Joe McKeown builds another legacy

A special feature on Joe McKeown, the legendary Northwestern women's basketball coach.

Joe McKeown arrived at Northwestern in 2008, to a team that had finished last in the conference for 10 straight years.

"Maybe the worst program in the history of the Big Ten," he said.

McKeown carried a perfect resume to Evanston: 509 wins, 16 NCAA Tournament appearances, and a reputation as one of the best coaches in women's basketball.

McKeown also held a profile larger than Northwestern. He counted Red Auerbach as one of his closest friends, with a photograph of the legendary coach hanging in the center of his office.

But most impressive were the 441 wins at George Washington, where McKeown achieved stunning success. He won more than 20 games in each of his last nine seasons, building a power from scratch.

"My dad was the king there," said his daughter, Meghan, who now plays for him at NU.

He looks the part in another office photo—this one taken after GW beat California to reach the 2008 Sweet Sixteen. Seated next to two of his players, he's smiling. It was his last win there.

Now, six years later, Northwestern has proven to be his slowest rebuild. The team reached two NITs—an obvious improvement—but still lacks its breakthrough season.

After McKeown earned his 500th win on Feb. 4, 2007, George Washington gave him a banner that reads: "500 wins… and counting."

Nearing 600 wins but slowing his pace, McKeown stashes the banner under his couch.

Sometimes, the process can be even sweeter than the outcome.


In the 1970s, the Pocono Mountains were at the center of the basketball world. Then, coaches and players could descend on one place and share knowledge.

At the time, McKeown attended Mercer College in Trenton, N.J., a team coached by Howie Landa. This ignited a passion: Landa ran Pocono camps and had him work there. Even during the winter, Landa would speak at Nike camps and bring McKeown along.

"I was a gopher, doing everything," McKeown said. "I would work in the hospitality room and make sure Mike Krzyzewski got there on time. You had access to [coaches]."

The inspiration was in place. After finishing his college career at Kent State, McKeown might have started to work in the men's game if not for an unlucky break. His coach, Rex Hughes, was fired during his senior year, which seemed to rule him out of any staff positions.

But when the women's team expanded its coaching staff, McKeown slid in as a graduate assistant. It was women's ball from there.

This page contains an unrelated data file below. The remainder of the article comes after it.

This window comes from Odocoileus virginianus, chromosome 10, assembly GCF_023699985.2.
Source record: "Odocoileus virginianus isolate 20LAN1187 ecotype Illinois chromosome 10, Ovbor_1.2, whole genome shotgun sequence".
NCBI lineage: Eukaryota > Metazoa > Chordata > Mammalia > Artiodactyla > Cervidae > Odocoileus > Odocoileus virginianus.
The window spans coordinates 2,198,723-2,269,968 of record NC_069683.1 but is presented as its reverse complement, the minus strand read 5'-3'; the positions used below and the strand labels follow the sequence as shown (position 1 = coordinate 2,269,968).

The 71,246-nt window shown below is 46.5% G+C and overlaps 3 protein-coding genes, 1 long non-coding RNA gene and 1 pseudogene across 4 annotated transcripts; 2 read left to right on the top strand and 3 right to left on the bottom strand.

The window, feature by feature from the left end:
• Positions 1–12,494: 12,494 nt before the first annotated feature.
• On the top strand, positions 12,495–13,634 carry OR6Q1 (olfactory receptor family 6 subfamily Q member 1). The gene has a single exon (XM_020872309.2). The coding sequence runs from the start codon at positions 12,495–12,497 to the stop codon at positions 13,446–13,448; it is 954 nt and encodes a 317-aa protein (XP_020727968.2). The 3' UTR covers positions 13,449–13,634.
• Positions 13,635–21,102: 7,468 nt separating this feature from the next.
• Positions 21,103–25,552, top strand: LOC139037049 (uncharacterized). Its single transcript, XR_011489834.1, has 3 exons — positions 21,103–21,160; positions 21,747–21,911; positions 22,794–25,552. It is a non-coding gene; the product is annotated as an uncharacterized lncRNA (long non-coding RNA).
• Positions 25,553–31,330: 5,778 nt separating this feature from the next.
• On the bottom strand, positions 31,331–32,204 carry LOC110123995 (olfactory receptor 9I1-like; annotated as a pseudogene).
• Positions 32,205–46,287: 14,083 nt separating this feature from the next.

His rising profile was complete by 1983. Oklahoma coach Maura McHugh picked the unproven Philly boy to join her staff. He never looked back.

"I was persistent," he said. "I kept bugging her, you know? Kept calling her back. You had quarters and payphones, writing down numbers on little pieces of paper you're trying to dig out of your pocket. I owe her a lot."

'Start from scratch'

"I didn't have the experience, but I had the desire," McKeown says.

It worked: he learned quickly and left quickly. The three Oklahoma teams he coached won more than 20 games, and in 1986, New Mexico State hired him as head coach.

He was only 30 years old.

"Like most 30-year-olds, you think you know everything," he said. "But when you sit in that chair, you realize: ‘I don't know anything.' It's like a sledgehammer hits you in the back of the head."

McKeown's strategy was one that defined his coaching career. He let his players play.

After inheriting a talented roster that he said averaged only 55 points per game, the Aggies finished in the top five nationally in scoring.

But it was as though he lacked a true challenge. Oklahoma won immediately; New Mexico State went a crazy 68-20 during his tenure. When he heard from George Washington—an opportunity to move closer to home—it was the strange but perfect fit.

So he accepted a new job and entered to chaos. GW had won seven games the year before. And worse, they took five and a half months to decide on McKeown as their coaching replacement.

"It was a mess," he said. "Everything was just left, nobody there. "You could start from scratch and pick up the pieces, and that's what I tried to do."

'A lot of old memories'

On Feb. 18, 2012, George Washington flew McKeown and his entire family into town to induct him into its Athletic Hall of Fame.

"All of our players came back," he said. "That was an unbelievable day for our family."

"It brought back a lot of old memories, a lot of emotions," Meghan McKeown added. "You look at the banners and they're all his."

Under McKeown, GW won the Atlantic-10 conference championship nearly every year. The Colonials averaged more than 23 wins a season. Their only flaw was a lack of NCAA Tournament staying power, never advancing past the Elite Eight.